The Hammond Bay Biological Station, Hammond Bay, Presque Isle County, the Lower Peninsula.

    Hunter's Point Park, near Copper Harbor, Keweenaw County, the Upper Peninsula.

    The Rogers City Theatre, Rogers City, Presque Isle County, the Lower Peninsula.

    USS Kearsarge (a stone monument), Kearsarge, Houghton County, the Upper Peninsula.

- - - Public Service Copy for Broadcasters (four pieces) - - -

Number One:

    The fall color season is here in Michigan again.  In late September

and early October, most of the best places to find good color in

the trees in Michigan are in the Upper Peninsula, especially in the

Keweenaw Peninsula, where you can find Copper Harbor.  People

who go to the Copper Harbor area this year will find there is a new

park to visit near Copper Harbor, and that park is a township park

called Hunter's Point Park, which is associated with Grant Township.

The township had a dedication ceremony for the park on August

12.  Hunter's Point Park, which is on land that can be called a tiny

peninsula, is north of and across a bit of water from downtown

Copper Harbor, and, for one, the park can be reached by taking

a hiking trail from the marina of Copper Harbor.  If you want to

see good color in trees in late September or early October, see

the trees at Hunter's Point Park, and enjoy your safe traveling

buckled up.


Number Two:

    Let me see.  If you go vacationing in Michigan, you might go

to a county  park, a beach, an amusement park, a water park, a

ski lodge, or a famous tourist attraction, and if you go to Rogers

City in particular, you might do a bunch of things during the day

and then wonder what to do in the evening. The publisher of The

Hologlobe Press--Victor Swanson--says that, in the evening, you

might think about seeing a movie at the Rogers City Theatre,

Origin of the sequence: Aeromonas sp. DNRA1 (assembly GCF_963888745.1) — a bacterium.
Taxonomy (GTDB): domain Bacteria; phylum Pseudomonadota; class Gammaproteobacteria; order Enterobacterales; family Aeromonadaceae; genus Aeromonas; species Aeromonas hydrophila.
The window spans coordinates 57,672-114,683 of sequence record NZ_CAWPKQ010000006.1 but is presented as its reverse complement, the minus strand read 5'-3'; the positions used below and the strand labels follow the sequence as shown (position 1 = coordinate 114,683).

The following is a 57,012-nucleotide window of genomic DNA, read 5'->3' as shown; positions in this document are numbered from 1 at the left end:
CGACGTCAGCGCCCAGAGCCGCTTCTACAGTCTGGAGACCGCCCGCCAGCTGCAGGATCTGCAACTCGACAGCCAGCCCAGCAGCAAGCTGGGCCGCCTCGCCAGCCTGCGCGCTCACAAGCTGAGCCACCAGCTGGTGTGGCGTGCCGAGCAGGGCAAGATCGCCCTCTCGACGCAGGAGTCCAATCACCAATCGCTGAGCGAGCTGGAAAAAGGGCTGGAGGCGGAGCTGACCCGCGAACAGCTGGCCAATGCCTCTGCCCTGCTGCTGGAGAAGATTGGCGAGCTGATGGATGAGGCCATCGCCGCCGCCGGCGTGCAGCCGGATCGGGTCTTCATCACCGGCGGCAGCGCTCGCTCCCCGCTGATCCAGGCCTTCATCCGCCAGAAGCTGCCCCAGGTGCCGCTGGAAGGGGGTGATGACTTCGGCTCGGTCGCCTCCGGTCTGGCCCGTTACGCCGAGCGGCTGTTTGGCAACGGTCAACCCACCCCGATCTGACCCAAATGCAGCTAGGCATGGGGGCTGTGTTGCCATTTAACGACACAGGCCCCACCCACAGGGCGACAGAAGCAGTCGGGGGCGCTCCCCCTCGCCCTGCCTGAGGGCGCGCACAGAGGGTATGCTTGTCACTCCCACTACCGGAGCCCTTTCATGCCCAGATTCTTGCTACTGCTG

which is an example of a good small-town movie theatre in

Michigan--a theatre with one big screen, a theatre that is clean,

a theatre that is very likely to have a well-behaved audience.

 Every evening, a movie is shown, chosen by the owner Karl

Heidemann, who also runs the ice-cream shop next door.  By the

way, the Rogers City Theatre is also used for live shows throughout

the year.  You will have no trouble finding the Rogers City

Theatre--it is downtown along North Third Street or Business



Number Three:

    When you travel in Michigan, you are very likely to see vehicles

pulling trailers or other vehicles, and, by the way, the trailers might

be trailers carrying wood or something else or trailers that are

campers.  People who pull trailers or vehicles on roads in Michigan

are required to obey and meet certain traffic laws about pulling

trailers or vehicles.  Of course, trailers must be licensed.  A person

who wants to pull a trailer or vehicle may only pull one trailer or

vehicle at a time.  When a person pulls a vehicle, the tow bar or

other connecting device may not be more than fifteen feet in length.

"Safety chains" or like devices must be used, and one chain or like